Best of all, though—In the Heights is unashamed of being a musical. In fact, it wholly embraces it. From the minute Usnavi breaks the fourth wall and narrates to the audience during the opening song, every bit of this film feels like a love letter to the movie musicals of old. The musical numbers range from the kind of big, bombastic fantasy of Golden Hollywood musicals to the more grounded numbers we’ve seen in recent years. Jon M. Chu’s directing highlights much of this. Chu shot the film on location in Washington Heights. And the city feels truly alive. It’s almost its own character in the film, and Chu makes great use of it.
While every number isn’t totally perfect, the ones that are dazzle. And those are the moments that take your breath away. “96,000” features a dance choreographed entirely in a pool that’s gorgeous to behold. There’s a moment in “No Me Diga” where some mannequin heads turn to look at the salon girls as they sing, and it’s brilliantly funny. Nina and Benny even dance on the side of a building during “When The Sun Goes Down.” These are the moments you hope for in a film like this. The moments that embrace the fantasy of a musical while still rooting things in these characters. They aren’t fantasy moments for the sake of fantasy. They elevate the story and drag you further into it.
Lin-Manuel Miranda’s score has never sounded better than it does here. All of the different genres of music blend together to create this wholly unique output. The music is playful and the lyrics are witty but without being aware of how witty they are. I appreciated the freedom given to the actors to reinterpret some of these songs.
There’s one, in particular, that jumps out to me, and that’s “Paciencia y Fe.” On stage, Abuela Claudia exclaims “Calor! Calor! Calor!” almost as though she’s cursing the heat. But here, she delivers the lyric as more of a whisper. Acceptance of a fate she can’t change. These changes pop up throughout the film’s score, and they honestly never failed to make me smile. It’s these little moments that breathe new life into the material and they’re wonderful. In the Heights is my favorite of Miranda’s musicals and I think the movie just highlights why the music is so good here.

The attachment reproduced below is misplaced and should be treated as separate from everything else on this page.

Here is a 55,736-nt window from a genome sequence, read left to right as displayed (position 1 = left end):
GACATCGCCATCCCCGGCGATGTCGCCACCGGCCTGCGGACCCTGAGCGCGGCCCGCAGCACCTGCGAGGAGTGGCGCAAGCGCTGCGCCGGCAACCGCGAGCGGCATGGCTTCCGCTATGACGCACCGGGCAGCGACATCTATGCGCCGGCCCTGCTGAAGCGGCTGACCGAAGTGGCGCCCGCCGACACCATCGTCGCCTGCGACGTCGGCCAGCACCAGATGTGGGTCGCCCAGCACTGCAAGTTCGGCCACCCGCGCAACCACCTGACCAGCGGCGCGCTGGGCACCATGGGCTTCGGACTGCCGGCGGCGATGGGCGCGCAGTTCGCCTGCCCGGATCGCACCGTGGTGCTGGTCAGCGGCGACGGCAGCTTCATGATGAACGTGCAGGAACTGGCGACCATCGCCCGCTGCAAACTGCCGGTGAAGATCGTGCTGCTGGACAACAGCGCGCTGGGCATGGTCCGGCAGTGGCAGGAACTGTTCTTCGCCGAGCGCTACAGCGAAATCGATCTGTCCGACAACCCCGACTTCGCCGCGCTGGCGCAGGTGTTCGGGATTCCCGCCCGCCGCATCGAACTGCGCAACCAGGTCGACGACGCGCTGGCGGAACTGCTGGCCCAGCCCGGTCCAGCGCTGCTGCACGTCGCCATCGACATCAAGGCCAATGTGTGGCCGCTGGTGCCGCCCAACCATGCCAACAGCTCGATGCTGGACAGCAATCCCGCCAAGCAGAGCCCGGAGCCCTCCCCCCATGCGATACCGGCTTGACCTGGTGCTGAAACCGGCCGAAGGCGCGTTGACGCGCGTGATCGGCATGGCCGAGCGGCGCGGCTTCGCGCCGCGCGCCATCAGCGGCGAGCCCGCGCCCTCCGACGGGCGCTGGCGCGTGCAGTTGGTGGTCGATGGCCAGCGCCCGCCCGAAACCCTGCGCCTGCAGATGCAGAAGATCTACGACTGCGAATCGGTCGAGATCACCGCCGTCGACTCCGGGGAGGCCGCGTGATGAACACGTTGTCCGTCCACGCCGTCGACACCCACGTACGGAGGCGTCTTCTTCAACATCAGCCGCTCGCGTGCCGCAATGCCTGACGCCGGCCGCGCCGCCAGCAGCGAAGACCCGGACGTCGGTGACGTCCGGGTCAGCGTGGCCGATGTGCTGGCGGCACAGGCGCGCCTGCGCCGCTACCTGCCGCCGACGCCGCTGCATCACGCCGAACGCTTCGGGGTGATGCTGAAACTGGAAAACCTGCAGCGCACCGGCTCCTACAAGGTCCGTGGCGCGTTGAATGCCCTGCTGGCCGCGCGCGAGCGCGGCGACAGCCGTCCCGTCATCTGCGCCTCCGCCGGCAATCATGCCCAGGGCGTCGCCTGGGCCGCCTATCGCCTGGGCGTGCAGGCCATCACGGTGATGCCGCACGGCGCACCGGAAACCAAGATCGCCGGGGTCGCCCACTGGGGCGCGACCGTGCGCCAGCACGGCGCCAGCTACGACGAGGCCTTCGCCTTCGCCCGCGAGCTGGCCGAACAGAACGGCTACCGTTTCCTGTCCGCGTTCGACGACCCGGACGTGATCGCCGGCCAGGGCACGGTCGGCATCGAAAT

Overall, I couldn’t be happier with In the Heights. Yes, it’s not identical to the stage version. But honestly, almost every change improves the film, and I didn’t miss most of what got cut. Instead, the film totally enthralled me. Jon M. Chu does an incredible job at inviting you into the lives of these people. You feel like you know them, like they’re your family. And it’s beautiful. It’s a simple story, but that’s what makes it effective. The script and the music bring you into this world and take you on this emotional, moving journey. The performances are incredible. The actors do an impressive job and Chu’s directing deftly helps the audience navigate the story.
There’s a good chance In the Heights ends up being my favorite movie of the year. Or, at least, in my top three. This movie hit me unexpectedly hard, to be honest. I’ve missed live theatre over the past year, and getting to see this movie in a theater with other people was emotional. There’s nothing quite like the communal experience of going to see a live musical. This may not be exactly the same thing, but it’s a close substitute. So, honestly, if it’s safe enough to do so, this is a movie well seeing in theaters. You’ll laugh, you’ll cry, and you’ll just feel good about life. In the Heights is a must-watch.
In the Heights is in theaters and on HBO Max now.
Director: Jon M. Chu
Writers: Quiara Alegría Hudes, Lin-Manuel Miranda (lyrics and music; based on the musical stage play, concept by)
Producers: Anthony Bregman, Quiara Alegría Hudes, Mara Jacobs, Lin-Manuel Miranda, Joseph P. Reidy (co-producer), Scott Sanders
Executive Producers: Jill Furman, Kevin McCollum, Kevin McCormick, David Nicksay, Jeffrey Seller
Runtime: 2h 23m
Rating: 4.5 out of 5
Part-time writer, part-time theatre nerd, full-time dork.